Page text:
Changes in taxation of capital gains

Holders of equity securities in Canada receive a capital gain (or capital loss) on the disposition of their interests, to the extent that the proceeds of disposition exceed (or are exceeded by) the adjusted cost base to the holder, and any costs of disposition.

Generally the cost base is equal to the subscription price paid. Three-quarters (reduced to two-thirds in the federal February 28 2000 budget) of any capital gain or capital loss will be the holder's taxable capital gain or allowable capital loss, as the case may be. In a federal mini-budget introduced on October 17 2000, the inclusion rate for capital gains was reduced further to one-half from two-thirds. However, with the dissolution of Parliament on October 22 2000, the tax proposals contained in pending legislation, as well as tax proposals announced but not contained in pending legislation, basically died on the order paper. If reintroduced in the House of Commons after the November 27 2000 federal election (and this is quite likely since the Liberal Party which introduced the changes was re-elected with a large majority), these proposals would have a positive impact on direct equity investments by taxable institutions and individuals, as well as on the continued development of venture capital partnerships.

Changes in taxation of options

As a partial response to criticisms that Canadian high-tech employers were having trouble attracting and retaining qualified employees in the over-heated, worldwide high-tech labour market, the federal government in the February 28 2000 budget recognized the increasing importance of share ownership and stock option plans for recruiting and retaining key employees by proposing to postpone taxation on C$100,000 per year of qualifying employee stock options for publicly listed shares, and instead of taxing the benefit in the year of exercise, taxing it when the shares are sold. Again, if reintroduced and passed in the House of Commons, these changes will improve the climate for venture capital investment in Canadian high-tech and other companies which will be better able to compete with US rivals.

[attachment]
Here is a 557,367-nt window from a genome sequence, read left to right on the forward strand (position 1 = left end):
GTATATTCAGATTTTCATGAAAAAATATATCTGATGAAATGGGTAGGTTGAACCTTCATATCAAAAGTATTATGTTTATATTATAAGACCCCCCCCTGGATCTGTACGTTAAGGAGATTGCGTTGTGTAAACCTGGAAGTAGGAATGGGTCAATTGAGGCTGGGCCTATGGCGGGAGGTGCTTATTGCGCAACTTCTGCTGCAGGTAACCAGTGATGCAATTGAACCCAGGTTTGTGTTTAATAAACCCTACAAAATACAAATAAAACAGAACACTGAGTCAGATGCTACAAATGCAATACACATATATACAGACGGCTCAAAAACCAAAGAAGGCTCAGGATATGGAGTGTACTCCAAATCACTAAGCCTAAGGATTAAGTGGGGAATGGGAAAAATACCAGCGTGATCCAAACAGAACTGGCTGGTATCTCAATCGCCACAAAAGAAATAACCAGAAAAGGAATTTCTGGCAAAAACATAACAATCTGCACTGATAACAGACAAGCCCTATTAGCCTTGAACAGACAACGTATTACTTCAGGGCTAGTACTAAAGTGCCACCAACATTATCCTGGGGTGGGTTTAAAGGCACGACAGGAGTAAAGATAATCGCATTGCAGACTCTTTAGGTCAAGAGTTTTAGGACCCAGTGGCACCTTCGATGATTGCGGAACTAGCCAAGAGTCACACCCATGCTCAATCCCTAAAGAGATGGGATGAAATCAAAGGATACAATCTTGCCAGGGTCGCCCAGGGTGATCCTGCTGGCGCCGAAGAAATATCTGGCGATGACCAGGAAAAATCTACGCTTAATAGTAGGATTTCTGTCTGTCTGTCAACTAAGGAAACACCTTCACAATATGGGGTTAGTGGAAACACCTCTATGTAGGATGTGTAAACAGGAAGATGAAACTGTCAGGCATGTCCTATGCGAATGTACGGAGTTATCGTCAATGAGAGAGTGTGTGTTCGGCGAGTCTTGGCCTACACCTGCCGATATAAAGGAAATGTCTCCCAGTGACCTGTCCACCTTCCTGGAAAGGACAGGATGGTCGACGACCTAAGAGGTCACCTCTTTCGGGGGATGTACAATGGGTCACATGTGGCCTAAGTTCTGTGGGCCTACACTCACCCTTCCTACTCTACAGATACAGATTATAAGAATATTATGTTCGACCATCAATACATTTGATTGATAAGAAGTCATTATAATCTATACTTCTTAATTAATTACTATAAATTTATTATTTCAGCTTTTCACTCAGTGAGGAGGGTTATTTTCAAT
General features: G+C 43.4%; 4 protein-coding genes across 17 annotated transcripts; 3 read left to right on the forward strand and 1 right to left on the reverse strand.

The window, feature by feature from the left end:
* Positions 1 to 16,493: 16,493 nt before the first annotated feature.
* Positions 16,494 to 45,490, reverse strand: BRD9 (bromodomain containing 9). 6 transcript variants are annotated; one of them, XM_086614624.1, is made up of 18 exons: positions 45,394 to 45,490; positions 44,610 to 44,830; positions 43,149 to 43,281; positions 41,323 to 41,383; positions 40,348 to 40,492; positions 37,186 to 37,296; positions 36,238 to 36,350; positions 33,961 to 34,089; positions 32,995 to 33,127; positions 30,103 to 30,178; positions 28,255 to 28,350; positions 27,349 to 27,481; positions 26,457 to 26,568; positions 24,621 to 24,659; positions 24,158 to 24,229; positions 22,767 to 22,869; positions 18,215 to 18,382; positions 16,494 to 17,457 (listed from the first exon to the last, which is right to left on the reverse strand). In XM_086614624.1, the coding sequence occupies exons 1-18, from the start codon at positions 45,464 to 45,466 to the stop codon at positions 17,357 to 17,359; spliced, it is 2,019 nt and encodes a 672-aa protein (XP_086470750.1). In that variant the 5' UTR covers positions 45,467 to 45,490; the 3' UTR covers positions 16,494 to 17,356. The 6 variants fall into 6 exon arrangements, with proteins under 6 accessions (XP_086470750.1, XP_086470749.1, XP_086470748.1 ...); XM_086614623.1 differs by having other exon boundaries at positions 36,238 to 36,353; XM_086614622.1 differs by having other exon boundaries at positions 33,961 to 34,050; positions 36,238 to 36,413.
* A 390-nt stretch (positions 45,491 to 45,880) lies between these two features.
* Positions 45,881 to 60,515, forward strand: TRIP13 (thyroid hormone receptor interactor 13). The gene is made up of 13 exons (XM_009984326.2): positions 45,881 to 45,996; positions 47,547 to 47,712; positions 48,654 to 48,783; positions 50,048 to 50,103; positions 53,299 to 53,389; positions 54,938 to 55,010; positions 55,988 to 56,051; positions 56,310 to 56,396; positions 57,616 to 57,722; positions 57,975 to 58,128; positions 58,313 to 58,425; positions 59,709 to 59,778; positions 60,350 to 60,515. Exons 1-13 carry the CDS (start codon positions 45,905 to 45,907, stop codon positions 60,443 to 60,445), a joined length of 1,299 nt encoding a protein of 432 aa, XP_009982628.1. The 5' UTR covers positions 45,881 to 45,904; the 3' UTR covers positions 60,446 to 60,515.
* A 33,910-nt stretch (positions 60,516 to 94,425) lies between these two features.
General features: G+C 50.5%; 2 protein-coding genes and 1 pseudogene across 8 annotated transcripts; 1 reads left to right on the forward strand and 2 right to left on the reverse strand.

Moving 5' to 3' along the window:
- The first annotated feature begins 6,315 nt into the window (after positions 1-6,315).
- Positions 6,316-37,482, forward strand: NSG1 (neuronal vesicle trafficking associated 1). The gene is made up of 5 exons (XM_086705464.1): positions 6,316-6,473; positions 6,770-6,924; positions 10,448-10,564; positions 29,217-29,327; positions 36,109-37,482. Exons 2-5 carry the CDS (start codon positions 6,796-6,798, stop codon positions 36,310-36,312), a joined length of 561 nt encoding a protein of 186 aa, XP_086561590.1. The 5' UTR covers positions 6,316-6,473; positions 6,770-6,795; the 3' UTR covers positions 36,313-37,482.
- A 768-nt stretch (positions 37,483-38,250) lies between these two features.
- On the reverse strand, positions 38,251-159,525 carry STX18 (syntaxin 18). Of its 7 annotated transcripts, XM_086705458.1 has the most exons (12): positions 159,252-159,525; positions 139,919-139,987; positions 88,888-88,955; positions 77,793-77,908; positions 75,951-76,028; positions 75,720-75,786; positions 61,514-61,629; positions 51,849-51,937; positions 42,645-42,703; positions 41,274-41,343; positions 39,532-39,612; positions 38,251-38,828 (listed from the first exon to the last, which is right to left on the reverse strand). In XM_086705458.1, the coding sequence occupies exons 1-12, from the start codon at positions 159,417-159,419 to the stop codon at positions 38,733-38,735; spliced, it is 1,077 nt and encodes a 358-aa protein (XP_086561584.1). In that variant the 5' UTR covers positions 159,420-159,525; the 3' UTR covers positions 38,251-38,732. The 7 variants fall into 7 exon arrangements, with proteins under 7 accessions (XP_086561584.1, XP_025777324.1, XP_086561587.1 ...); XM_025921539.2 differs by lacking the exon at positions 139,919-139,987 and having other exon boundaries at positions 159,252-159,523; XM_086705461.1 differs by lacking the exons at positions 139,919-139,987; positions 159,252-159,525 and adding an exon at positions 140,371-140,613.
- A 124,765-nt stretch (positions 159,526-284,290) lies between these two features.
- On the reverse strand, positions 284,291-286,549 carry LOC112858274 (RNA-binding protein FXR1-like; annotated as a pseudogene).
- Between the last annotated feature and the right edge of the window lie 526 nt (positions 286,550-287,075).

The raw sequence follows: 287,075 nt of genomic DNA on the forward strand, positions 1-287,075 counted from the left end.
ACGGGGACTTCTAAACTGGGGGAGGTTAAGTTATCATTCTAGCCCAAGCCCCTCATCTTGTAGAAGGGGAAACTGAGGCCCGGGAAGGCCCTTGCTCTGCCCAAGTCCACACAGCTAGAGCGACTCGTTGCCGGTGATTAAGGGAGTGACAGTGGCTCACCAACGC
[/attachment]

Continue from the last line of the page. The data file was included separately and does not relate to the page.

Changes in securities regulation

There were a number of proposed changes to the securities regulatory environment in 2000 which would impact, upon becoming effective, the private equity and venture capital industry, both in terms of private placements of securities by companies seeking investment, as well as on resale and escrow of securities by investors.

Exempt distributions

In September, the OSC published for comment Proposed OSC Rule 45-501 – Exempt Distributions. In its release, the OSC stated that it was "taking significant steps to revamp and streamline its regulations to make it easier for small and medium-sized businesses (SMEs) to do private placements". If implemented, the proposed rule would introduce three exemptions to replace some of the current exemptions, and would help SMEs to raise capital without a prospectus.

  • Closely-Held Issuer Exemption: Issuers would be permitted to raise a total of C$3 million, through any number of financings, from up to 35 investors. There would be no restriction on the number of issuers' employees able to acquire securities under an incentive plan; any closely held issuer with more than five stockholders would be obliged to provide potential investors with a standard information statement which would contain a required list of questions.
  • Family Member Exemption: Issuers would be allowed to issue securities on an exempt basis to spouses, parents, grandparents or children of its officers, directors and promoters.
  • Accredited Investor Exemption: Issuers would be allowed to raise any amount at any time from individuals meeting a financial asset threshold of C$1 million or an annual income threshold of C$200,000. Accredited investors would also include companies, trusts and partnerships with assets of at least C$5 million, and mutual funds whose prospectuses disclosed that the fund may purchase securities under the proposed rule.

The most common existing exemption, the so-called 'sophisticated investor' exemption, requiring a minimum purchase price of C$150,000, would be repealed and replaced with the new exemptions, which are more consistent with the US private placement rules under Regulation D to the Securities Act of 1933.